Early on I was asked if I wanted to blog about our experience but it seemed a little too self important.  Although I enjoyed writing generally, who on earth would want to read my ramblings and did I really have anything worth saying?  At 4 o’clock one morning as I watched the sun rise over the hospital car park from the window of the isolation unit in the high dependency room, the flood gates opened.  With the steady beep of the sats monitor in the background and the oxygen machine whooshing rhythmically I began to write.  The words came stumbling and tumbling out; my fears, my frustrations, the loneliness and emptiness, spilling from my brain onto the tiny screen of my blackberry phone.  I barely proof read it before emailing it to Lauren at Swan UK.  My first ever blog post. And finally, at about 5am feeling lighter and as if a huge weight had lifted from my shoulders, I slept. 

From that point on, blogging was a release and a means of ordering my thoughts.  All the worries and fears that churned around my head could be placed neatly, in arial font, online.  Those words and thoughts I couldn’t bring myself to say out loud could be typed instead.  I could finally breathe again.  I never really expected anyone to read it and I avoided sharing it with family and friends.  But my online friends read it and every step of the way they were with me, offering words of encouragement, nods of agreement and lots of virtual hugs.  I didn’t really start writing to raise awareness, which would have been a much more noble thing to do, it was more to help me process all of the thoughts milling round my head.  I viewed it as an online counselling tool, a way of stopping myself going completely mad.  However, one of my proudest moments was when someone stumbled across my blog and finding similarities with her own child then accessed support from Swan UK as well.  To have helped just one person find support and feel less alone is amazing.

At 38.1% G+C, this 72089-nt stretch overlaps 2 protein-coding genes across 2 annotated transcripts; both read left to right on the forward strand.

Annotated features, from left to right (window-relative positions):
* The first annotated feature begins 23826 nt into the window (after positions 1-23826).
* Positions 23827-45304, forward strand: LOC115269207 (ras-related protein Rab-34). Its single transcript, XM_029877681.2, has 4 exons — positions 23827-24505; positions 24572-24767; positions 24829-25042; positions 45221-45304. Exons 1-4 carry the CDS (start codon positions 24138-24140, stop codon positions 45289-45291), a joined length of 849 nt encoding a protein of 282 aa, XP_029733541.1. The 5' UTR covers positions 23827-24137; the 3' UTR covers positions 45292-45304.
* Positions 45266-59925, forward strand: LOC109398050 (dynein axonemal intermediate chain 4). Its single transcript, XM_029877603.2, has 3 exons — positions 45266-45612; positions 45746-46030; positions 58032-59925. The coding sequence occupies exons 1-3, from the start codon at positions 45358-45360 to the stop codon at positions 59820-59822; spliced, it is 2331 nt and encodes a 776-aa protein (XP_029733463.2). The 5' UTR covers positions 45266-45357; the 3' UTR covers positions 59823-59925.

Feeling the love, cyber style

Through Swan UK and through blogging I have met some of the most wonderful people.  Some of them share similar challenges to me and some of them don’t.  Many of them live hundreds of miles away but I have contact with them daily, whether that be through facebook, or text, or twitter, or skype, or the good old fashioned telephone (we’ve not regressed as far as letter writing just yet).  Some of them I have met in person and some I am hoping to meet soon.  The wonder of making friendships online is that by the time you do meet face to face that you already know so much about each other that there is no time for awkward silences, (except for the initial awkwardness when you’re not really sure if its them as they don’t look quite like the glamorous pictures they’ve been posting.  Maybe we should revert back to wearing red carnations in our lapels?)

All in all though, since none of the friends I have met online have turned out to be psychopaths (as far as I know) and most of them aren’t perverts either (you know who you are) then I shall have to retract my earlier statement.  I have genuinely met some of my best friends online.  

I guess that means I owe my little brother an apology too!

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You can visit the SWAN UK website to read more about undiagnosed children and their families by clicking here: www.undiagnosed.org.uk


To celebrate the diverse and creative blogging community, and to tie in with the celebrations of ‘Undiagnosed Childrens’ Awareness Day’ on 13th April 2013, SWAUK will be hosting its very own blog awards.  Nominations start on 21st January.  You can find out more here .